Uber threw down the gauntlet to rival ride-hailing platforms as it revealed details of pension benefits that it will offer for the first time to all 70,000 of its British drivers.
The company urged competitors including Bolt, Ola and Addison Lee to co-operate on creating an industry-wide scheme, warning that drivers would miss out otherwise.
Uber said that it had hired Now: Pensions, the workplace pensions platform, and Adecco, a benefits administrator, to operate its scheme, which is the first for a ride-hailing app’s drivers.
All its drivers will be enrolled automatically in the scheme, under which they will contribute 5 per cent of their earnings above £120 a week, with Uber topping this up with a 3 per cent contribution. They have the right to opt out.
The scheme will be rolled out city by city, starting immediately in Sheffield and ending with London in November. Contributions will be backdated to May 2017 or the driver’s first Uber trip, whichever is most recent.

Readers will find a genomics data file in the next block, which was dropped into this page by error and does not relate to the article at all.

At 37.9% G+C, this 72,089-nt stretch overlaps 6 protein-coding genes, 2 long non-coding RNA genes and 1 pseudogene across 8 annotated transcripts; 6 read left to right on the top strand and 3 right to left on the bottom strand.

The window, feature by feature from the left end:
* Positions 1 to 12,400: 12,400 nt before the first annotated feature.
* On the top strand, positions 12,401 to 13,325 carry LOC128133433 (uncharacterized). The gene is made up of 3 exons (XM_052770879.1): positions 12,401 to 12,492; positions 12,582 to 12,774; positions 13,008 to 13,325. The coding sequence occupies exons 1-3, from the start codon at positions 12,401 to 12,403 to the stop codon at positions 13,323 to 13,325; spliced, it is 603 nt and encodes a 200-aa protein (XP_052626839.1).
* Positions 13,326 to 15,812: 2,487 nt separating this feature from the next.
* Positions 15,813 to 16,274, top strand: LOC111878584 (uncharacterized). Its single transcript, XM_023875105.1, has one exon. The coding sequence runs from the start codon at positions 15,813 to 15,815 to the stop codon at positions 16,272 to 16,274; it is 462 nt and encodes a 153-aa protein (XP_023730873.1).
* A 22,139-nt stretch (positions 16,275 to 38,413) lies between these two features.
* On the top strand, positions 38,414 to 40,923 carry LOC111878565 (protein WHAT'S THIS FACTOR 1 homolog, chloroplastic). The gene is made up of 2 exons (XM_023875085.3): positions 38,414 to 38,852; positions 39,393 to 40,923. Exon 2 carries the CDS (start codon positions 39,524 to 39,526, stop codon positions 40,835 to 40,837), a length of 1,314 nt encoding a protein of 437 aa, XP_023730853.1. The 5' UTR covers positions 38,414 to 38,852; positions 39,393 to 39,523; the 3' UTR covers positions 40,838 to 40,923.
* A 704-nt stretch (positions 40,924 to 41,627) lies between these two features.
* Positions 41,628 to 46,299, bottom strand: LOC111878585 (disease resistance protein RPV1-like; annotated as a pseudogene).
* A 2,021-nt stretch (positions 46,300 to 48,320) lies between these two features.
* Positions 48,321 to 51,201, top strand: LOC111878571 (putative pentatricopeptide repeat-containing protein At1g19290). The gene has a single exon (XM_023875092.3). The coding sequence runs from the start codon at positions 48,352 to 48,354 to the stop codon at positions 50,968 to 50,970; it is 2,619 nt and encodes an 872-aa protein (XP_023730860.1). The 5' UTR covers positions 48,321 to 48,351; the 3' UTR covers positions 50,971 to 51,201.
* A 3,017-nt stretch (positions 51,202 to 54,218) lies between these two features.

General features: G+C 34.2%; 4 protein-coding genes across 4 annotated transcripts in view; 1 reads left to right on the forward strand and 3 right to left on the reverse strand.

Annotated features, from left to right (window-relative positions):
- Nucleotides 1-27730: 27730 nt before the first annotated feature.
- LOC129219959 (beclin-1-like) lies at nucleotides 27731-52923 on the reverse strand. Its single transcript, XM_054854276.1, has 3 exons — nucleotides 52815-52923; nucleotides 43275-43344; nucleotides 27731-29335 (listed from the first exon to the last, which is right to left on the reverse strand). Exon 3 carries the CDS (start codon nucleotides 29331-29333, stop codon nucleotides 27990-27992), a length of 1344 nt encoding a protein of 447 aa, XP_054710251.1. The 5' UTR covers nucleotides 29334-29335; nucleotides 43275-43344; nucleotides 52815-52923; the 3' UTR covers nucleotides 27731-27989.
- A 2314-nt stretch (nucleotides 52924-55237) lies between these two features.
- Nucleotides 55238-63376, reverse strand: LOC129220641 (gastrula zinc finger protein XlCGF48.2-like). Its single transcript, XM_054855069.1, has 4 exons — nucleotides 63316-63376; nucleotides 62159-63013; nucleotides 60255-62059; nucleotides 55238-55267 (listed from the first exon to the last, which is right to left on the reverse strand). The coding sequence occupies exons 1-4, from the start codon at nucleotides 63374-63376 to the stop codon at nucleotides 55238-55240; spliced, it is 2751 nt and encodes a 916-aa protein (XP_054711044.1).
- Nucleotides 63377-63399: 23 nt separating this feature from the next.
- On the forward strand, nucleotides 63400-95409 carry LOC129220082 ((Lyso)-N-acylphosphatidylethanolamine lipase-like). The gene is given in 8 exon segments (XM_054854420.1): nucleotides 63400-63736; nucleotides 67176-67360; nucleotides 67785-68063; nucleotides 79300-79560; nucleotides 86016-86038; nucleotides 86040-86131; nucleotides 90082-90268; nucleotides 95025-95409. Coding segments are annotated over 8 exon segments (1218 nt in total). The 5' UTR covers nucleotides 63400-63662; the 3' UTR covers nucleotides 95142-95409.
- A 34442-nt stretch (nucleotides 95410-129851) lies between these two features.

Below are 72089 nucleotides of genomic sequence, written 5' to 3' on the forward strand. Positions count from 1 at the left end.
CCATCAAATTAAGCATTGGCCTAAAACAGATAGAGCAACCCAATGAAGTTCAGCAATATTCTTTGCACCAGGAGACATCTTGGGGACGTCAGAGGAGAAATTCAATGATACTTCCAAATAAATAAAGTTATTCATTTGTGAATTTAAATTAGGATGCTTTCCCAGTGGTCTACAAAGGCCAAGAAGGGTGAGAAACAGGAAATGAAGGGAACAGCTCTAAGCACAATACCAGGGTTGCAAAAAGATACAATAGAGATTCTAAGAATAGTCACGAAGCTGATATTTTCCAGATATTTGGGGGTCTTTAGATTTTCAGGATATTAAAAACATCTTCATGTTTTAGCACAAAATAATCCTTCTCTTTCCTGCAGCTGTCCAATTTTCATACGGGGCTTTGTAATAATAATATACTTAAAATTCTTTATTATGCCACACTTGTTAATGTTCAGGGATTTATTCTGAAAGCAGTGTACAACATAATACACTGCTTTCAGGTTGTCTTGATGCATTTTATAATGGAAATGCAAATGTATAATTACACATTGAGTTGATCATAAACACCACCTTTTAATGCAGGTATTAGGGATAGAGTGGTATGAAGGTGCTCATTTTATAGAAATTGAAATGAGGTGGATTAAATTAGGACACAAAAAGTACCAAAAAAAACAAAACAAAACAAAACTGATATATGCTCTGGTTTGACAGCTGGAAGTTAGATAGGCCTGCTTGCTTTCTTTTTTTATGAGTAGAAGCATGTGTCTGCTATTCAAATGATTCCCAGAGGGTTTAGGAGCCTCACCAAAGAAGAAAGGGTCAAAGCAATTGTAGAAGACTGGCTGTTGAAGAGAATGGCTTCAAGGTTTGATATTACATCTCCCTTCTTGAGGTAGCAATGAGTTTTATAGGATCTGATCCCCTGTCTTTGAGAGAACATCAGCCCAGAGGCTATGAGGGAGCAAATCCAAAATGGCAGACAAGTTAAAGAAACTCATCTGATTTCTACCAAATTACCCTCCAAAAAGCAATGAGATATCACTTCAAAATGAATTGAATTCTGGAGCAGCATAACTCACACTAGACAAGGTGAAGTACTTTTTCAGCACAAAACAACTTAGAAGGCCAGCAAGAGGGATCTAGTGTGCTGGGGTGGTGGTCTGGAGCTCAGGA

Uber has been forced to pay pensions and offer other benefits such as holiday entitlement to drivers after the Supreme Court ruled in February that they should be classified as workers, not contractors. The judgment is thought likely to set a precedent for similar platforms, but most are resisting pressure to introduce driver pensions.
Some Uber drivers could still lose out because they drive for more than one platform and they have to earn more than the threshold of £120 a week from any single app to qualify for a pension contribution from that company. Uber said that a cross-industry pension scheme would allow them to benefit no matter who they drove with.
Mick Rix, from the GMB union, which Uber recognised in May, said that it was a “massive step in the right direction” and urged others to follow.